Saturday, 11 February 2017

The Voice - Consumer's Voice

How can it be so much?

In June/July 2016, I got a P20,000 loan with my union and they charged me a stunning P14,000 interest! In November 2016, I cleared the loan and to my surprise I was further charged a settlement interest amounting to P3,644.99! The whole set up is confusing, how can I be charged twice? When I asked the reason why I was told because I was breaching contract by repaying! How weird is that? Is it really possible to penalize an early payer? It's the weirdest thing I have heard by far! All I know with lenders, is late payers, defaulters are the ones penalized rather than pre-payers! Please help me understand all these!

Thank you very much for your assistance in advance.

This depends on what the agreement you signed says. Very often loan agreements will describe how things work if you choose to settle the loan earlier than originally agreed. The only piece of law I know that relate to the amount they can charge is the “in duplum” rule which says that when a debt is settled the interest charged cannot exceed the capital amount that is outstanding but that rule hasn’t been broken in your case.

I assume that the loan was over a period of several years because that’s the only way I can see that the interest would have been so much. That’s the sort of amount a lender would charge for a loan period of 10 years or more.

You have to remember that lenders don’t offer loans because they’re kind and charitable, they do it because they make lots and lots of money from the deal. They were looking forward to a steady income over ten years or more and you’ve disappointed them by settling early. That’s why there’s a penalty, to persuade you not to leave them without steady income. I suggest you get a full statement from the union or the lender they used to give you the money. You should also ask them whether there’s any refund due to any insurance policy that might have been included in the loan.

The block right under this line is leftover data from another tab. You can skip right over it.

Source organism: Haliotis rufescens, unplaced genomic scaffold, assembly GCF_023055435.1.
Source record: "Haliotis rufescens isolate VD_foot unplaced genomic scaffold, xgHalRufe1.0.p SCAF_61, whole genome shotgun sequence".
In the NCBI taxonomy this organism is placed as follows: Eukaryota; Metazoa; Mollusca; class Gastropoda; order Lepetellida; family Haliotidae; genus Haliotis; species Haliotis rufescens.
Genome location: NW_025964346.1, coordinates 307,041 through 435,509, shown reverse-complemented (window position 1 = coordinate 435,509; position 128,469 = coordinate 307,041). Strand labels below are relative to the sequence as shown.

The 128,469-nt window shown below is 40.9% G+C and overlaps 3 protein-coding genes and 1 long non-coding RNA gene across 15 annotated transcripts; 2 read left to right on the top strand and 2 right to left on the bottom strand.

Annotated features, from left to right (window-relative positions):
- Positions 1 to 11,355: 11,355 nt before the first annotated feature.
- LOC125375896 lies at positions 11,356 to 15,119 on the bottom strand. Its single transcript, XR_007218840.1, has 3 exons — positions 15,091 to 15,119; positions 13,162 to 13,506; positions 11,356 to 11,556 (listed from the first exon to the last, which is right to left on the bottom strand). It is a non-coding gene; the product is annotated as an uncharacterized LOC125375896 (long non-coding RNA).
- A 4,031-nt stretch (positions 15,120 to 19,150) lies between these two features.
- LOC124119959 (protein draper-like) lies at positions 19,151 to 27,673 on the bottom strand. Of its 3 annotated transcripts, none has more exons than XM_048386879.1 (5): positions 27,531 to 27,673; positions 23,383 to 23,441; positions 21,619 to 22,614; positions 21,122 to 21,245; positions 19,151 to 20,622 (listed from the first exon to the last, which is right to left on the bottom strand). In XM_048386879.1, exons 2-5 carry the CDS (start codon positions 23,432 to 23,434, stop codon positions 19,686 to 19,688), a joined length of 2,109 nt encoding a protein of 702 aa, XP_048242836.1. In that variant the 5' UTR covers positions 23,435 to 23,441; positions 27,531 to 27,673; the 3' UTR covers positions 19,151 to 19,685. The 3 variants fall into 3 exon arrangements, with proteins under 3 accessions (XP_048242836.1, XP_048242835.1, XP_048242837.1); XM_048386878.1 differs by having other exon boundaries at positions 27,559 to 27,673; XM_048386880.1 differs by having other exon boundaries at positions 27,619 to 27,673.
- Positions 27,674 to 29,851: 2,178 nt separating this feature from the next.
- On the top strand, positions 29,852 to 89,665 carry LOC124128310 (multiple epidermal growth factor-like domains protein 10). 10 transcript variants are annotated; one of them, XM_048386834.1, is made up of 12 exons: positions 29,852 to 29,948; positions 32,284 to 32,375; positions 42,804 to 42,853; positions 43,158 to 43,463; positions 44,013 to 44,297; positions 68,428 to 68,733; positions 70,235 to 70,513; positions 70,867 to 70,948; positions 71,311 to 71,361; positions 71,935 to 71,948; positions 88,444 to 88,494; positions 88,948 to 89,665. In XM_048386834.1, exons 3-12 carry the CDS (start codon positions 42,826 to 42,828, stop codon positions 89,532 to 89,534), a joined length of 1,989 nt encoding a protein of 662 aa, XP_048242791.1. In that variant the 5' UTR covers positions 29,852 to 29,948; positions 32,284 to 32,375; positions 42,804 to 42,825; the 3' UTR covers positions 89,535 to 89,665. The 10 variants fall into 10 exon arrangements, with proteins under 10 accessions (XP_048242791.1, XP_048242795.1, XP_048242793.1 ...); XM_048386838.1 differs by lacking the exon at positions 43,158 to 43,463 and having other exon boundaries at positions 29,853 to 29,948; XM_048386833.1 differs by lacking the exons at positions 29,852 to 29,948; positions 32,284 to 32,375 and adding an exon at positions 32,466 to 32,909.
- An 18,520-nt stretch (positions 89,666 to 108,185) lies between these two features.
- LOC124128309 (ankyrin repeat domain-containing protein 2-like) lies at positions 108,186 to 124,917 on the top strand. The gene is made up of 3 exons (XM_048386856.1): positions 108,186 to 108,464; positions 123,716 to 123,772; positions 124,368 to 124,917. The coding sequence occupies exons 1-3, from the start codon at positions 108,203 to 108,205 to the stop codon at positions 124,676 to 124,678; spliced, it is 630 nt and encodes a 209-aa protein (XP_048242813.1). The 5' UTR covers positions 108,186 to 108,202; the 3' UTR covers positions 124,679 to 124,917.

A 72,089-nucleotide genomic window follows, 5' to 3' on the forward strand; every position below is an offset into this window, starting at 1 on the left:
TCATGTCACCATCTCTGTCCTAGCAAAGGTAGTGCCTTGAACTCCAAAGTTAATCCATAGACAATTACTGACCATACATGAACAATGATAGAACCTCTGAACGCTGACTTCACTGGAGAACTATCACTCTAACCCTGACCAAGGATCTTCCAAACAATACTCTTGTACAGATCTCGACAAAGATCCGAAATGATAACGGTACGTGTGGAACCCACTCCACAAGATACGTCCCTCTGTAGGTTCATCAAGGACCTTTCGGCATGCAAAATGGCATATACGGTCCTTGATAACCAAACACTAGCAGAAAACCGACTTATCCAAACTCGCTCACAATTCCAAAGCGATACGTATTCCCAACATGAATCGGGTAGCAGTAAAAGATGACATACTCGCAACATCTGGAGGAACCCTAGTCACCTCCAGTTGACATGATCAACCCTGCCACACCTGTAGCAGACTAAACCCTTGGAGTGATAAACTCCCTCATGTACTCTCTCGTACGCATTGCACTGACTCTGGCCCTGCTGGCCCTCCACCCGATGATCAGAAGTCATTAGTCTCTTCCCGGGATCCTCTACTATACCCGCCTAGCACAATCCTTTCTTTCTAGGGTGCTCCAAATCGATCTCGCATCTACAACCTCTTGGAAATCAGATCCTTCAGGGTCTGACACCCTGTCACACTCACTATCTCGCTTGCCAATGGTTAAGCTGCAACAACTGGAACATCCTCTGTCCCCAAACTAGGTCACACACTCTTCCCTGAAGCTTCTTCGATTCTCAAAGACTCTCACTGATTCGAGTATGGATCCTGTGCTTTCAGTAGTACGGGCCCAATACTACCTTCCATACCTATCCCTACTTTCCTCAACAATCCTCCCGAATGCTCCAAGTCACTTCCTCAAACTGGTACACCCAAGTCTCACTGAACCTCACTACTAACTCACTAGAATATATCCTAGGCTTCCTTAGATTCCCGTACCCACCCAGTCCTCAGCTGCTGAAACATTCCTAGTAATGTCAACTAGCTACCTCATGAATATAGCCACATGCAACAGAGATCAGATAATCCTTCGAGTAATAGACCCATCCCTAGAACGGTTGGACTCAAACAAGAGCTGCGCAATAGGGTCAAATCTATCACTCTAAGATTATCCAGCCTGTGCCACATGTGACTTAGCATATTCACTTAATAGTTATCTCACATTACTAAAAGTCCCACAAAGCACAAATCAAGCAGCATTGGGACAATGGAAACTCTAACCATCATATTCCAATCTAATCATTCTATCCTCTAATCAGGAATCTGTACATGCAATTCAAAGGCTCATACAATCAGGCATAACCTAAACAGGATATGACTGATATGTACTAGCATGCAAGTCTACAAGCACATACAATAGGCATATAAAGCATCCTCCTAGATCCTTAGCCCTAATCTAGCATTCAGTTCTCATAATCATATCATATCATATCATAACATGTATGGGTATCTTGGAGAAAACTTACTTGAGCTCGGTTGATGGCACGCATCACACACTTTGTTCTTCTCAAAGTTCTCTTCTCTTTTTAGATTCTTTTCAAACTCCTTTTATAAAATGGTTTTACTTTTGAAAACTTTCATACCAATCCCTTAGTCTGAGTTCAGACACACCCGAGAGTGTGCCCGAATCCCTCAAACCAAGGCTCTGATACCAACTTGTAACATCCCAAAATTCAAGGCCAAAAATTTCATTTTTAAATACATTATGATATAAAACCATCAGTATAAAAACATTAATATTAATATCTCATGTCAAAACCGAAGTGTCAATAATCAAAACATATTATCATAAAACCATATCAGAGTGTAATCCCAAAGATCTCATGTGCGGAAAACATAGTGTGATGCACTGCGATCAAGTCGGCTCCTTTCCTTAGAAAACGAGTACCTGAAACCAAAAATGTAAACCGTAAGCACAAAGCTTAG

Forgive me for saying this but don’t you think it’s ironic that this is a union is doing this to you. Aren’t they meant to stand up for worker’s rights rather than impoverish them?

Where’s the laptop?

I bought a laptop on high purchase and it got stolen from my house as it was broken into while we were away attending a relative's funeral. However I reported the issue to the shop and was asked to submit all the necessary documents from the police as proof of theft. An officer from the store also called in at my house to do assessment for further verification of theft.

I was then asked to wait while the necessary procedures are done hence be given a replacement thereafter; that was in June 2015. Up to now I haven't received any response but rather I recently received a phone call from a debt collector's office that I am owing the shop money and that I am requested to pay such monies or I will face some repossession.

My account was not in arrears when the laptop got stolen I only stopped paying when they took long to refund me as was the promise.

I'm asking for your help with regard to this.

I can imagine how frustrating this experience must be for you. Clearly the store has catastrophically let you down. There’s no possible reason why it should take one and a half years to process an insurance claim and replace a laptop. They’re not that expensive and they’re not that difficult to find.

I don’t think you should have waited for more than a few weeks at most for the store to process the paperwork. If you‘d come to us earlier I’m sure we could have helped encourage the store to speed things up a little bit. Unfortunately, your biggest mistake was to stop paying your instalments. That’s always the worst possible thing you can do, even though it seems reasonable at the time. Despite what you said, you are now in arrears and if you look at the small print in the hire purchase agreement you signed it will say clearly that the store isn’t required to do anything to help you while you’re in arrears.

I suggest that you contact the store again and ask for a full statement of your account and then see what you can do to settle the debt. Meanwhile we’ll contact them and see what they say about the insurance claim.

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